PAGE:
Forms of Welfare in Latin America: a Comparison on Oil Producing Countries
12:00 - 13:30
In the last decade the equilibriums of Latin America seem profoundly changed: the US does not have the important weight that held in the ‘90 for the subcontinent, at the same time the region grows with a balance of trade which is rebalanced thanks to the relationships cultivated with new actors. Brazil, Mexico and Venezuela are the main protagonists of the political dynamics of the area, but the new scenarios, not tied to an excessive dependence of the United States, and the frequent interactions with emerging economies in the world, permitted to states with a weaker international outlook (like Ecuador) to acquire a commercial dimension and a strong policy in the region. Latin America has once again become a political and social laboratory, also with the unprecedented socialism, experimentation of environmental sustainability and the growing importance of a nativist ideology. The subcontinent is strongly looking for a synthesis of the first European and American influence, the American indios culture and the needs of a global economy.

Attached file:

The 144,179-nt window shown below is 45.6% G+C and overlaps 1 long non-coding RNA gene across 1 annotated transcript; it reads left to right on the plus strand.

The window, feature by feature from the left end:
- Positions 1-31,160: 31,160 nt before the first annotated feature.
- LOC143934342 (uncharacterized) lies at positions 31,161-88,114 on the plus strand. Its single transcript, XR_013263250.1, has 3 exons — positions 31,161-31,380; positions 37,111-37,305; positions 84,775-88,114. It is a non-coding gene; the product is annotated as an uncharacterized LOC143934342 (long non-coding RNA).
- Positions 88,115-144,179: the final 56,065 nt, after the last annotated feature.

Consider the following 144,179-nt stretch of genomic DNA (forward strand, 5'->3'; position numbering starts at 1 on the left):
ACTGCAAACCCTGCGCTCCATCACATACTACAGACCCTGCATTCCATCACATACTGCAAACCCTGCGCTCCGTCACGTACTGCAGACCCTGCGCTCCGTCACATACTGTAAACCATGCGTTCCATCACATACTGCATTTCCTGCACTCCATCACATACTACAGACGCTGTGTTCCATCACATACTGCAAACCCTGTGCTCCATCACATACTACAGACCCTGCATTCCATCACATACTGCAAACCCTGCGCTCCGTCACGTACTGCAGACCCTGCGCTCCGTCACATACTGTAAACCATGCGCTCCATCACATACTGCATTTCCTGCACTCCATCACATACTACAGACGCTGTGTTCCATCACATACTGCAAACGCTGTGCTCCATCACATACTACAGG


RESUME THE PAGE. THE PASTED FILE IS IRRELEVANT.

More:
Even though Latin America has good economic growth since the early 2000s, globalization creates distortions such as loss of quality of loans (informal work) and urbanization continuous grow and the migrations to the new poles of economic attraction. The region has faced the welfare of different fronts, from decentralization to local development, with a gradual change of the role of the state and the inclusion of new forms of social participation and active citizenship. The "second welfare" is the prerogative of those countries, just think about how the indigenous communities organized themselves (share economy) .The participation of active citizenship in the territories has increased with decisions and strategies. Participatory budgeting and decentralization with the presence of citizens in the co-management of resources in local areas are examples of how to channel the citizenship participation mechanisms that include the analysis of family policies, child care, the new role of women, the need for proper management of social spending.